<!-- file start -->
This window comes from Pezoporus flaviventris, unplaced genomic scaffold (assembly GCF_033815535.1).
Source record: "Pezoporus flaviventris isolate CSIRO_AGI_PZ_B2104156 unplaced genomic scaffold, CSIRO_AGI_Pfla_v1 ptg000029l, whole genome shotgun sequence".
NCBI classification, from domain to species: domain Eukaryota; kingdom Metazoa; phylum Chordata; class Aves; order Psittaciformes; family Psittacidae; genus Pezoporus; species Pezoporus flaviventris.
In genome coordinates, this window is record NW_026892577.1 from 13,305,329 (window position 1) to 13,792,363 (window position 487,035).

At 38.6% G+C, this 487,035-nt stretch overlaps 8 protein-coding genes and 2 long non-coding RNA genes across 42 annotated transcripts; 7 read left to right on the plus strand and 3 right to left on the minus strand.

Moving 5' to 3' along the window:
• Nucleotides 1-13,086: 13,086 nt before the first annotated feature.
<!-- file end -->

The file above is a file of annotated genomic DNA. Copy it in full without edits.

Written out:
This window comes from Pezoporus flaviventris, unplaced genomic scaffold (assembly GCF_033815535.1).
Source record: "Pezoporus flaviventris isolate CSIRO_AGI_PZ_B2104156 unplaced genomic scaffold, CSIRO_AGI_Pfla_v1 ptg000029l, whole genome shotgun sequence".
NCBI classification, from domain to species: domain Eukaryota; kingdom Metazoa; phylum Chordata; class Aves; order Psittaciformes; family Psittacidae; genus Pezoporus; species Pezoporus flaviventris.
In genome coordinates, this window is record NW_026892577.1 from 13,305,329 (window position 1) to 13,792,363 (window position 487,035).

At 38.6% G+C, this 487,035-nt stretch overlaps 8 protein-coding genes and 2 long non-coding RNA genes across 42 annotated transcripts; 7 read left to right on the plus strand and 3 right to left on the minus strand.

Moving 5' to 3' along the window:
• Nucleotides 1-13,086: 13,086 nt before the first annotated feature.